In 2009, I wrote a few bits and pieces for a now-defunct comedy and entertainment site. I pitched the idea of interviewing a practicing Scientologist, which they loved. Instead of the cringe-comic piece I had in mind, I ended up getting into a respectful email exchange with a guy who dabbled in Dianetics and got out. I was intrigued by the idea of focusing on someone who briefly joined a group with such a toxic reputation and left with no obvious trauma or hard feelings.
The editors never responded to the finished submission. That’s okay.
This episode happened to cross my mind today and, out of curiosity, I Googled Gandalf Parker, the thoughtful gentleman who shared his Scientology experience with me years ago. Obviously, he won’t be able to read this now, but I decided to finally publish it as a modest tribute. The original text is below, minus one bad one-liner. RIP, ‘Dalf.
His actual, Christian name is “Gandalf.” He’s an inquisitive dude. He’s practiced with Methodists, Lutherans, Baptists and neo-pagans. He knows a lot about the LDS, Islam, Catholicism, Buddhism, Zen and science. And, while he was serving on a military base in California, an attractive woman convinced him to dabble in Scientology.
“I took her picture,” he says. “When I looked at it later, it did not strike me as being more than average. A Scientologist, in person or on film, seems to be more than they are in still photos.”
Like most people who try Scientology, Gandalf never swabbed the deck for the Sea Org. He “took a couple of the cheaper courses and moved on,” including the introductory Communications Course, “which was excellent. I had taken some in high school and community college, but none compared to theirs. Prior to taking it, I was a geek who couldn’t speak to women, and definitely not in public. After taking their course, I had no trouble in either.”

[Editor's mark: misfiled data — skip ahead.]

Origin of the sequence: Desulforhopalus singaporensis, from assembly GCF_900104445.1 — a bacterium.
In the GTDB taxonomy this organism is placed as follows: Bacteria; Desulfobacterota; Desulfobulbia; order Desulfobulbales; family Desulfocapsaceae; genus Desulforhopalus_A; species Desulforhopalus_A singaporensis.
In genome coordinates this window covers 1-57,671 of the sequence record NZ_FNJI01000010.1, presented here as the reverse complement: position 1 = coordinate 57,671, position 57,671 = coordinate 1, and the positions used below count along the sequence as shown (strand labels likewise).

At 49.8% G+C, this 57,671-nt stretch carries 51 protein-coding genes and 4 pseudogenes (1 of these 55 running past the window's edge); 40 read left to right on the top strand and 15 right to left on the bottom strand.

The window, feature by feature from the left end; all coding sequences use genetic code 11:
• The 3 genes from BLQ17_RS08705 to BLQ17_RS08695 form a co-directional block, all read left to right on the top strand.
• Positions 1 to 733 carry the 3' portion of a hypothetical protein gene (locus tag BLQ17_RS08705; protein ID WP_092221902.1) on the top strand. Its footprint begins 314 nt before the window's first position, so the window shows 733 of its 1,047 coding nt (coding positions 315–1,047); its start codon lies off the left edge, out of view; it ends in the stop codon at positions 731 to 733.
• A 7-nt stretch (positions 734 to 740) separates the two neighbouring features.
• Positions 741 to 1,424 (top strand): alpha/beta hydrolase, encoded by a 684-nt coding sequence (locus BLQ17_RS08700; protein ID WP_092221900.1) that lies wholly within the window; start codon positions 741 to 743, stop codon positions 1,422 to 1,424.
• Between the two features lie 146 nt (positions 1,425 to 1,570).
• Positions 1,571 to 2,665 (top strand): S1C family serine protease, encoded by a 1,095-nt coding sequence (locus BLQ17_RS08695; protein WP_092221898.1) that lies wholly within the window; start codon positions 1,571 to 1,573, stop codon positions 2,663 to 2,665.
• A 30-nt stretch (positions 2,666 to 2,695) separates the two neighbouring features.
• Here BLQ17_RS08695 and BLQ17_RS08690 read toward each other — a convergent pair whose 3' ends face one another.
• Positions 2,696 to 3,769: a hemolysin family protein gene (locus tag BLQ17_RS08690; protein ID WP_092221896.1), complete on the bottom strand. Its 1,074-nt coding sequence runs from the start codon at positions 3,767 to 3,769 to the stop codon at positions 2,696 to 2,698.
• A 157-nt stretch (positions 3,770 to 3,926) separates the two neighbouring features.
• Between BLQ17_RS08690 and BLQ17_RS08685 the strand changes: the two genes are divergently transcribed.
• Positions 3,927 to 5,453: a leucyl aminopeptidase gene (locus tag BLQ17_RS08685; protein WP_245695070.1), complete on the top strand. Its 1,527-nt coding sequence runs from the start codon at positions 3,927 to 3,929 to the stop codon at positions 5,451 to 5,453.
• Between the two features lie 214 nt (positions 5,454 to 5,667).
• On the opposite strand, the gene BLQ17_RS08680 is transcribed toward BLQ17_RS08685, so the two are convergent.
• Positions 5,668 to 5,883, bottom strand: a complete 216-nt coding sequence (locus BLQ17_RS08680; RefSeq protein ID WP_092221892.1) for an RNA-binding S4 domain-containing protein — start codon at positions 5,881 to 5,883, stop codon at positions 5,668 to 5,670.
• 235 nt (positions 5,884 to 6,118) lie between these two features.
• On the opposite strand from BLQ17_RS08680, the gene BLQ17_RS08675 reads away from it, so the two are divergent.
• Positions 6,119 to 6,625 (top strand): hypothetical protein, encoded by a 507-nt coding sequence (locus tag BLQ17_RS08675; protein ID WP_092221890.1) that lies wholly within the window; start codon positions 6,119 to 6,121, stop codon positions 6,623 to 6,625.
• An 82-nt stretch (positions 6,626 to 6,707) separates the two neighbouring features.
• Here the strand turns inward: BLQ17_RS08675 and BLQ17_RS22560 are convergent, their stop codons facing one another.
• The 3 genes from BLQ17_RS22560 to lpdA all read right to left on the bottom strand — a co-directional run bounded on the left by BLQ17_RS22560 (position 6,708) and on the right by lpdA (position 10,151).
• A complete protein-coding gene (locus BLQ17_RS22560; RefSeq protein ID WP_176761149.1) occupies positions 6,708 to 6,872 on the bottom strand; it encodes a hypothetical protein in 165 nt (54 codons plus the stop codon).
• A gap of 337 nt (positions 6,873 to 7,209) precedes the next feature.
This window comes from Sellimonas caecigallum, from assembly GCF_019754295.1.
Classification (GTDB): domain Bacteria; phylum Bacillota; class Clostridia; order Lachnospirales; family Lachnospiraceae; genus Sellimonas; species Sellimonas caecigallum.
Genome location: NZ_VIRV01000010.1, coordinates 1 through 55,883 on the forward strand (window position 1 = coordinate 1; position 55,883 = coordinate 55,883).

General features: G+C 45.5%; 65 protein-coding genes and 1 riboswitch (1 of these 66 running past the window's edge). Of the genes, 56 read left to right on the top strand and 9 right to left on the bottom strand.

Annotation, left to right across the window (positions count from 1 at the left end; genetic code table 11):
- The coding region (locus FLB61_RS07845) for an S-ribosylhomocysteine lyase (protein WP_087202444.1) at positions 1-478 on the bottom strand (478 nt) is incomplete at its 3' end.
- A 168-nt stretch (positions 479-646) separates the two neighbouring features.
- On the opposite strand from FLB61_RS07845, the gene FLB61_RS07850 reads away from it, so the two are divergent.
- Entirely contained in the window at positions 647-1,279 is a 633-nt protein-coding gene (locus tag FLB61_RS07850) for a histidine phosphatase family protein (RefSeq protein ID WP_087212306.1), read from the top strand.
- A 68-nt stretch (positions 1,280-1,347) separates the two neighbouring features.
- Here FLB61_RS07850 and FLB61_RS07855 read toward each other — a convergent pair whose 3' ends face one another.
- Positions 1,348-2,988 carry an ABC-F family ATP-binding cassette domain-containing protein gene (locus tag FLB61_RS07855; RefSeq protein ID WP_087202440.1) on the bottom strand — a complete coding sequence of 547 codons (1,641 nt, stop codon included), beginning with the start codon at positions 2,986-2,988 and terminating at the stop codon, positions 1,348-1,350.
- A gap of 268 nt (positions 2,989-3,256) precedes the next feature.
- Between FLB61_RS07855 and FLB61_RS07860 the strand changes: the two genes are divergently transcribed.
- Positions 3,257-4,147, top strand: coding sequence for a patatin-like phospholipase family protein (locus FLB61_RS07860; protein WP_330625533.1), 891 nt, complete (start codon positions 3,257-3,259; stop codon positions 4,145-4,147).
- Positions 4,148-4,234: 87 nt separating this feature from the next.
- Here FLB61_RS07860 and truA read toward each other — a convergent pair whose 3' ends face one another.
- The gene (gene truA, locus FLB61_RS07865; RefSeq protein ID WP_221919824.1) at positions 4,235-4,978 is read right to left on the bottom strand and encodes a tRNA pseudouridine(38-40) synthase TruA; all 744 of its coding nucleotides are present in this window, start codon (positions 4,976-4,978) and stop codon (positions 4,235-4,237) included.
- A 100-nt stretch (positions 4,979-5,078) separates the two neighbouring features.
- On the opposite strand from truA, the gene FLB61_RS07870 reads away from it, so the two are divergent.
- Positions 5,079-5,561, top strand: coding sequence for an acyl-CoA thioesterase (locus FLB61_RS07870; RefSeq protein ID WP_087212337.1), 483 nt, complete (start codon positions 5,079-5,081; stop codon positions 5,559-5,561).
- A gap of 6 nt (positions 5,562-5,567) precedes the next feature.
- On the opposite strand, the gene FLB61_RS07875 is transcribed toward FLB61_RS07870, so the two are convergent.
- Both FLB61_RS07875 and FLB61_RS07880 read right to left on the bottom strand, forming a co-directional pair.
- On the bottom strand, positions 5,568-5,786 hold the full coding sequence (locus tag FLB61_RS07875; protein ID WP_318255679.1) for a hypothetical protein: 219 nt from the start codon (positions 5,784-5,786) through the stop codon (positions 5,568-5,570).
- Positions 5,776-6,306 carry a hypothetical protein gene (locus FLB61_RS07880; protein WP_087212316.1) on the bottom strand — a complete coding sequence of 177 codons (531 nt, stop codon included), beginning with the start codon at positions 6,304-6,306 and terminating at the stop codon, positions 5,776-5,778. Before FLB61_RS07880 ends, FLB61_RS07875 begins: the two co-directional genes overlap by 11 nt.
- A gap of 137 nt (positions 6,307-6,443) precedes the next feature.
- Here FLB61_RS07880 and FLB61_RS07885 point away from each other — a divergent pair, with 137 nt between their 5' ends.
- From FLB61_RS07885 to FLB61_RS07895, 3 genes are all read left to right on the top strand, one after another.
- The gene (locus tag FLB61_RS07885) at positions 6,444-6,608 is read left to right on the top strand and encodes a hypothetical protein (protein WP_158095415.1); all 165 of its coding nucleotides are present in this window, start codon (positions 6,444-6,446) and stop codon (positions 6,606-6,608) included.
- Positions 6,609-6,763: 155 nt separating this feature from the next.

Soon afterward, he left the fold. “I had what I needed. The next courses were great things. Getting off drugs and alcohol, fighting peer pressure, clearing blocks to your goals. But they were more expensive and, at the time, I didn’t feel I had much need for those. But I do feel that I received far more full life benefits than I expected in direct return for the money I paid.”
Like the majority of fledgling Scientologists (at least 62%, according to the most virulent anti-Scientology sites), Gandalf hung out and got out. He remembers Scientology as a functional self-help club, especially as compared to, say, the Baptists.
“There was no group singing, reading, or chanting. No repetitious standing and sitting or kneeling,” he recalls. “No push to come up and declare your allegiance. Compared to other religious practices I’d have to say its rather boring.”
So why the hate?
“Scientology,” says ‘Dalf, “seems to draw many detractors who seem to just want to be detractors. Some have personal experiences. But most of the ones I talk to have never even met a Scientologist and have no wish to. They come armed with things they have heard… I’ve met people over the years who have tried to force-feed me their version of the truths about Scientology in ways which were clearly similar to what they feel they are condemning.”